Location: Immunity and Disease Prevention Research2012 Annual Report
1a. Objectives (from AD-416):
Vitamin D deficiency causes loss of bone mineral density by impairing calcium and phosphate absorption. Parathyroid hormone (PTH) is a principal mediator of this effect of vitamin D and elevated PTH can be an indicator of vitamin D deficiency. In a just-completed study with the same research group we found that vitamin D supplementation improved vitamin D “status” in that serum vitamin D levels increased and serum PTH decreased, as expected. Interestingly, PTH decreased in subjects with “normal” vitamin D status. These subjects were HIV infected and were taking tenofovir (TDF)-containing anti-retroviral therapy. This observation suggested that TDF produced a functional vitamin D deficiency, requiring higher serum vitamin D levels to maintain “normal” PTH levels. Fibroblast growth-factor 23 (FGF23) mediates phosphate balance and changes in FGF23 (not measured originally) may explain some of the negative effects of TDF on calcium and phosphate balance, and the relationship of vitamin D to PTH. For this reason we propose to measure FGF-23 in serum samples from the just-completed study to address this question.
1b. Approach (from AD-416):
Our research plan is to measure serum FGF23 (and some related markers of vitamin D metabolism and kidney function) in previously collected serum located at the WHNRC. Data analysis will be performed with research collaborators at a Westat, Medical College of Wisconsin and UCSF.
3. Progress Report:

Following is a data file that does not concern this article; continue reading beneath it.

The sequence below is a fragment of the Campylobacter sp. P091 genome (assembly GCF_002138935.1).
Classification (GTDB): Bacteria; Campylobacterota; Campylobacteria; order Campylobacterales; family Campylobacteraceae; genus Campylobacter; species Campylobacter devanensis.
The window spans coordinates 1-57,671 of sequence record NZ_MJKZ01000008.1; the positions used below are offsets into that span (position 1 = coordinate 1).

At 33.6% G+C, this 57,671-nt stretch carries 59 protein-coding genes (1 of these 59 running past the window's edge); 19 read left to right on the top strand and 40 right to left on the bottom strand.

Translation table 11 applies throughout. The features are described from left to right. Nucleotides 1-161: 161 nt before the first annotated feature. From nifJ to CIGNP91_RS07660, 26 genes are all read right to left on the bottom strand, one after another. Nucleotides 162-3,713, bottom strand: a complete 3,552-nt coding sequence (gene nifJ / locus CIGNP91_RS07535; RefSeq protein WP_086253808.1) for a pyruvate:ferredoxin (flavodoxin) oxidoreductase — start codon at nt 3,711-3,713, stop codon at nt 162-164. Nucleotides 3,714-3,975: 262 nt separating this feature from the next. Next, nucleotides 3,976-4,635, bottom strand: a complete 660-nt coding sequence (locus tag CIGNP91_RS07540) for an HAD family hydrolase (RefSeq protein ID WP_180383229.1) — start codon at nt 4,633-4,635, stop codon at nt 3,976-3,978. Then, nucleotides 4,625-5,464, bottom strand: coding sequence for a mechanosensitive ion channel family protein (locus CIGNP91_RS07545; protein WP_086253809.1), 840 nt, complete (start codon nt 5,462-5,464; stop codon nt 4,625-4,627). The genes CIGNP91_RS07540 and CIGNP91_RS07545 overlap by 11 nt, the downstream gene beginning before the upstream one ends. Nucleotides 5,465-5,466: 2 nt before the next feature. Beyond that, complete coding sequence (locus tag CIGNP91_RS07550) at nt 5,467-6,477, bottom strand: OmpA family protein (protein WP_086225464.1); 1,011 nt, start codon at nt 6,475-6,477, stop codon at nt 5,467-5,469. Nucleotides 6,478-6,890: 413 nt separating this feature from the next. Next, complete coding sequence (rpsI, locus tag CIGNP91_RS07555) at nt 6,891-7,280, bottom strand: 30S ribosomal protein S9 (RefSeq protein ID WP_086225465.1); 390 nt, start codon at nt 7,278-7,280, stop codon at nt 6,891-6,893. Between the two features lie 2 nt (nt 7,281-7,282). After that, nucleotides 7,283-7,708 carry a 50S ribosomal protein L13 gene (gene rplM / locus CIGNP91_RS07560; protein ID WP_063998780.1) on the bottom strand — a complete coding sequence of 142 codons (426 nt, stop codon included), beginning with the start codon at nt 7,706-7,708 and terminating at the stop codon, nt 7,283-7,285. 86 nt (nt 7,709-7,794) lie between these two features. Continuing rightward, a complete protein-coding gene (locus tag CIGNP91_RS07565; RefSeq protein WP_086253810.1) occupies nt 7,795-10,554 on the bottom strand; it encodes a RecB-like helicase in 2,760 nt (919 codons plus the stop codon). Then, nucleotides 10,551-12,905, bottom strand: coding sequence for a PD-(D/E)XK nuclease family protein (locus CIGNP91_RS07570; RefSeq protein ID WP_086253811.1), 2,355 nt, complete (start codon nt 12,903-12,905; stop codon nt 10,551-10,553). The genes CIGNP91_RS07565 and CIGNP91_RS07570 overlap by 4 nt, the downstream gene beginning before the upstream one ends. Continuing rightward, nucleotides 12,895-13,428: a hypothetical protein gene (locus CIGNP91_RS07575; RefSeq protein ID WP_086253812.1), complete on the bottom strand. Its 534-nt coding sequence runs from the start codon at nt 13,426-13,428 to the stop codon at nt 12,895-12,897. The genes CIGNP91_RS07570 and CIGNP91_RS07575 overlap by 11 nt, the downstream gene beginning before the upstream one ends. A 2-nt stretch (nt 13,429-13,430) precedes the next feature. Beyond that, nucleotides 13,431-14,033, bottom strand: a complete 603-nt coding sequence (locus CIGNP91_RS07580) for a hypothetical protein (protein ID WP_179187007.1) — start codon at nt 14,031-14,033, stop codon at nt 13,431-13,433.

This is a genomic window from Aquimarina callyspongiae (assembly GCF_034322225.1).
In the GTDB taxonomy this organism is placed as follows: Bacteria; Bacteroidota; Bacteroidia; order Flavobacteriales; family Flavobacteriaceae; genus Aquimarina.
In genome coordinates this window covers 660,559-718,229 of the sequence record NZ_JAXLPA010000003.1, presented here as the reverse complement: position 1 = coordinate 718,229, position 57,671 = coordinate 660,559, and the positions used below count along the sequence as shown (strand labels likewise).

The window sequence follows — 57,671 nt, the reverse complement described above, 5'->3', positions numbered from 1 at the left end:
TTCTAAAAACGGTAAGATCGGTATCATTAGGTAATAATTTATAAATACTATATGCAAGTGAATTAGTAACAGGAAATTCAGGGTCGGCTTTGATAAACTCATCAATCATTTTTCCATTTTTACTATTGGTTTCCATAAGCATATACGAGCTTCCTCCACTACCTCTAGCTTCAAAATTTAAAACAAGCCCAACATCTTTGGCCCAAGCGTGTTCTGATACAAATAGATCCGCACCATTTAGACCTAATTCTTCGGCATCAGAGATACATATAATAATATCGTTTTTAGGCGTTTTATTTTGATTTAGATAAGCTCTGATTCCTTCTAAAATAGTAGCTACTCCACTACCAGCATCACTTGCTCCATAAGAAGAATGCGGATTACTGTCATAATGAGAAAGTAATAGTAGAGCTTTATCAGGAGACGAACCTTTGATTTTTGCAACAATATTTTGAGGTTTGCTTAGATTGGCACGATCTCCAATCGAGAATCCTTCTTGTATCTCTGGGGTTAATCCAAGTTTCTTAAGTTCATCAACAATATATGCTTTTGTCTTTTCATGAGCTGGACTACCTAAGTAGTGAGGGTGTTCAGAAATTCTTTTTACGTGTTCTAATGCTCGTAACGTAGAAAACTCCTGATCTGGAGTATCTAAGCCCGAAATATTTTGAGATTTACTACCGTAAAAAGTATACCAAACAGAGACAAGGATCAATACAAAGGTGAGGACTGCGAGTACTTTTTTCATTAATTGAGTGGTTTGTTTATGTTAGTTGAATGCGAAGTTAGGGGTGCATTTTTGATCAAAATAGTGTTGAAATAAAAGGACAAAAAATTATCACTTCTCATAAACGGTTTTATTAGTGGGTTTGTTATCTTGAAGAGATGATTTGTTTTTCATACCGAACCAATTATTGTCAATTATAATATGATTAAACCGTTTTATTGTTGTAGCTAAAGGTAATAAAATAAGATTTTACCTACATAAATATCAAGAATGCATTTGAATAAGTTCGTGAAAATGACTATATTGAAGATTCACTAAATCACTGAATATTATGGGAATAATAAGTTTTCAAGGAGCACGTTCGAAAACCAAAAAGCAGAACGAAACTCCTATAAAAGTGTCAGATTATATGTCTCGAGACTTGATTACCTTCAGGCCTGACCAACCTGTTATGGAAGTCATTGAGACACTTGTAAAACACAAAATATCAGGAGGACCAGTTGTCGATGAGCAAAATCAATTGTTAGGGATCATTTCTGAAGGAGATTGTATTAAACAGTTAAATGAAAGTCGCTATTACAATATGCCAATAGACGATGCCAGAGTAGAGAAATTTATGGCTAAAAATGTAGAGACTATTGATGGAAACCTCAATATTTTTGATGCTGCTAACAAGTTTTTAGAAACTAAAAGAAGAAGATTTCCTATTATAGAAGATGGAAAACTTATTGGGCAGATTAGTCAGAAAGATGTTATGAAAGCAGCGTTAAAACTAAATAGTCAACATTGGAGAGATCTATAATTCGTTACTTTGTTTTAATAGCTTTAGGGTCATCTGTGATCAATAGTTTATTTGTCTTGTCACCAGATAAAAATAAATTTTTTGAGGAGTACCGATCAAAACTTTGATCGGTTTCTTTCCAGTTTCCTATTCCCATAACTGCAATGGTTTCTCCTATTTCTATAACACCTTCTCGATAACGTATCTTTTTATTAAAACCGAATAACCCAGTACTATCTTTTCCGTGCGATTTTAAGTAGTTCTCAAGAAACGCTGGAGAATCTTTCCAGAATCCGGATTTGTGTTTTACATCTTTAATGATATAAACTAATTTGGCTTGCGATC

This agreement supports Objective 1 of the in-house project with the goal of determining if inflammation and drugs that alter kidney function affect the metabolism of vitamin D and thus can affect calcium balance and bone mineralization. The purpose of this project is to determine if the plasma concentration of fibroblast growth factor (FGF)-23, markers of “free” plasma calcitriol (the active metabolite of vitamin D), and markers of kidney tubule function are altered in subjects from a previous intervention trial that administered vitamin D3 (50,000 IU/month) vs. placebo to HIV-positive adolescents and young adults receiving and not receiving the antiretroviral tenofovir (TDF). Both HIV infection and TDF adversely affect bone mineral density, perhaps by affecting vitamin D and calcium metabolism. The overall aim of the trial was to determine if improving vitamin D status would improve markers of calcium nutrition (principally plasma parathyroid concentration) and bone metabolism. Laboratory work has been completed and data analysis is in progress. Laboratory work is being conducted at the WHNRC and progress is being monitored by regular face-to-face meetings between the principal investigator and project staff.